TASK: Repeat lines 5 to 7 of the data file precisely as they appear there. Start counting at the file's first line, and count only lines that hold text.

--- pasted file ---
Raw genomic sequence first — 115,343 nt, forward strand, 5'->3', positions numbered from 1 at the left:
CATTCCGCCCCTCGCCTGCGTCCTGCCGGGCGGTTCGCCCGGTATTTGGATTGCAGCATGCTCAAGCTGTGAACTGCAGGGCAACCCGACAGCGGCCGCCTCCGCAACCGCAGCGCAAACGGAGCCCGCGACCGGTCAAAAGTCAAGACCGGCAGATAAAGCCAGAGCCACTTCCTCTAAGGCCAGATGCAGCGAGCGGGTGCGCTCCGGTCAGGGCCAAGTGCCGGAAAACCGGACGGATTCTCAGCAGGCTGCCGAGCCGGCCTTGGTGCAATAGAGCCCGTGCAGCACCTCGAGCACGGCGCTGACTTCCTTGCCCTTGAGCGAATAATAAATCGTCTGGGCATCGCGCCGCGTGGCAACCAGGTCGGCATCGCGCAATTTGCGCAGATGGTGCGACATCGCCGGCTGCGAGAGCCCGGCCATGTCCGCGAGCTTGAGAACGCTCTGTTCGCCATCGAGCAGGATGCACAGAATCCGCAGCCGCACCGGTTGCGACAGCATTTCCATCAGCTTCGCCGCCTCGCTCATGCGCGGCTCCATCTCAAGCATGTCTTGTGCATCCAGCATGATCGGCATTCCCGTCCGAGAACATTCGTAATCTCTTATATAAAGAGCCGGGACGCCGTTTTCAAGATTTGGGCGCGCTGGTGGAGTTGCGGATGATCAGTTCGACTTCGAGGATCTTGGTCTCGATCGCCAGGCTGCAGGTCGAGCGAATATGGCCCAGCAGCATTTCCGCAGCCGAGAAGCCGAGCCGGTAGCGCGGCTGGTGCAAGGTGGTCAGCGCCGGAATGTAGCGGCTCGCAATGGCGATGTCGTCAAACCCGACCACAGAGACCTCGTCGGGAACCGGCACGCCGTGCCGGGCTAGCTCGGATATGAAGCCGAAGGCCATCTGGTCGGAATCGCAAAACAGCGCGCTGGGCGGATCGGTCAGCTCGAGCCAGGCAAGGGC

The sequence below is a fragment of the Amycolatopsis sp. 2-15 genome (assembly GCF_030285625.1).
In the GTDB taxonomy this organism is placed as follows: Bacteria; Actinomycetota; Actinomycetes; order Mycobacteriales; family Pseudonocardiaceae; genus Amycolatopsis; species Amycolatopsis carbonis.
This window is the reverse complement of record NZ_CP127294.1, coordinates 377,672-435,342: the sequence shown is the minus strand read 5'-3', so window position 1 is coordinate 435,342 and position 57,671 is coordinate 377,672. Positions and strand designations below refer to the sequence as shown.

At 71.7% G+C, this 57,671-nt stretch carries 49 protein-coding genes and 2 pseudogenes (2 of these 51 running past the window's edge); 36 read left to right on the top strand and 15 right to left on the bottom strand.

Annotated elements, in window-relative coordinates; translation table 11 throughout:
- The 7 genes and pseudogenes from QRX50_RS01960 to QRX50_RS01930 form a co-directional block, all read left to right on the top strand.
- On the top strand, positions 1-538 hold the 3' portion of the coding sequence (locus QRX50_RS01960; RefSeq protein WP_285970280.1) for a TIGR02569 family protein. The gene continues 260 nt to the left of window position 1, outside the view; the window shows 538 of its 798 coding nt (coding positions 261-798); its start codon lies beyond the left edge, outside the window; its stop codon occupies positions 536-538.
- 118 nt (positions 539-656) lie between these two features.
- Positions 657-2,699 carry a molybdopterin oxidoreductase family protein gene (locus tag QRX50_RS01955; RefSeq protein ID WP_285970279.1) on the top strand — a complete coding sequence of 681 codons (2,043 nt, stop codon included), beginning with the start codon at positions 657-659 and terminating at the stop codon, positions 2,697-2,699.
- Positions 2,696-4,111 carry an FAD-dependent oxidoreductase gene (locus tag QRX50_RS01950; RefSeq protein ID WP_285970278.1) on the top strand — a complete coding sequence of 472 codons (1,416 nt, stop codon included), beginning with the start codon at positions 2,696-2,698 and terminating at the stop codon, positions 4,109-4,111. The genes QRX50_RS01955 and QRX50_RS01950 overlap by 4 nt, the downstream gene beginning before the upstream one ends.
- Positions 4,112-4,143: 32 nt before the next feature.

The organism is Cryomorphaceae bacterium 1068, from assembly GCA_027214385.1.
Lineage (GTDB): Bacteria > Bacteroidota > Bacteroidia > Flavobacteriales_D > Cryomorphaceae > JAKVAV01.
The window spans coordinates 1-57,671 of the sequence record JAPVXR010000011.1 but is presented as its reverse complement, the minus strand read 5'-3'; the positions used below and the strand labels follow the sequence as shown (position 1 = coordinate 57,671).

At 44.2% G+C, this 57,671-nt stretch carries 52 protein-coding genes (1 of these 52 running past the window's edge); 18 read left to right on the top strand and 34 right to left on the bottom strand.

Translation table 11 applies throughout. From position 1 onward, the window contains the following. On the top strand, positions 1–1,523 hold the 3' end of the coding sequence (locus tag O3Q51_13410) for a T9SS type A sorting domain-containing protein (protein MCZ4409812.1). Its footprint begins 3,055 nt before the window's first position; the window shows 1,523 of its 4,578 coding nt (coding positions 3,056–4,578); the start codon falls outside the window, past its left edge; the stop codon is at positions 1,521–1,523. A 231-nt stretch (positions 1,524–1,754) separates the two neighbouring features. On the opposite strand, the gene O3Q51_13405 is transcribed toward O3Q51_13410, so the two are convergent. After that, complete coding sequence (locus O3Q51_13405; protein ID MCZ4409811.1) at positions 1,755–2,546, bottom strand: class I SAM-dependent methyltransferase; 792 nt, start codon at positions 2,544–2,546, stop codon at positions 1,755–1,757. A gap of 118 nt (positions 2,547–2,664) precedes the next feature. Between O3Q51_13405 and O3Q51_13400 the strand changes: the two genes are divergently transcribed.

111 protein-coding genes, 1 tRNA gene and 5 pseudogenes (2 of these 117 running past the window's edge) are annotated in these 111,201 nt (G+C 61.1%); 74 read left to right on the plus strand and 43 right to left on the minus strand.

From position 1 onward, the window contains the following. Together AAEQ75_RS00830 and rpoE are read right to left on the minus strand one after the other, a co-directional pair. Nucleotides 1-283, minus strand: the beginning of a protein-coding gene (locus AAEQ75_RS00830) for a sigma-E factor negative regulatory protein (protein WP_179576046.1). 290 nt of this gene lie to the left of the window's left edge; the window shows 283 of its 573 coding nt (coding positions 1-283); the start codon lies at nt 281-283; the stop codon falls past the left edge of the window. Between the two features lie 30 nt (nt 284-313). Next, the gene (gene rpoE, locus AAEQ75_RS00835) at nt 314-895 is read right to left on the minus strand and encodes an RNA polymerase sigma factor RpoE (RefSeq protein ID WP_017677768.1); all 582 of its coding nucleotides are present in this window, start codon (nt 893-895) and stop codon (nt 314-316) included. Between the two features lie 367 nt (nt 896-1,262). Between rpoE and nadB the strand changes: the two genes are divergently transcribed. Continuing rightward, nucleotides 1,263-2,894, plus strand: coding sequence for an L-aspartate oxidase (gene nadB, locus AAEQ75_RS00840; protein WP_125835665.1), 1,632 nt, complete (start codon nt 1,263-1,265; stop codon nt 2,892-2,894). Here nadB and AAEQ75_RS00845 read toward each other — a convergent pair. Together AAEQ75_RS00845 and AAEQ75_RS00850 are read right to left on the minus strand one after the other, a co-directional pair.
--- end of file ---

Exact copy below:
This window is the reverse complement of record NZ_CP127294.1, coordinates 377,672-435,342: the sequence shown is the minus strand read 5'-3', so window position 1 is coordinate 435,342 and position 57,671 is coordinate 377,672. Positions and strand designations below refer to the sequence as shown.

At 71.7% G+C, this 57,671-nt stretch carries 49 protein-coding genes and 2 pseudogenes (2 of these 51 running past the window's edge); 36 read left to right on the top strand and 15 right to left on the bottom strand.

Annotated elements, in window-relative coordinates; translation table 11 throughout: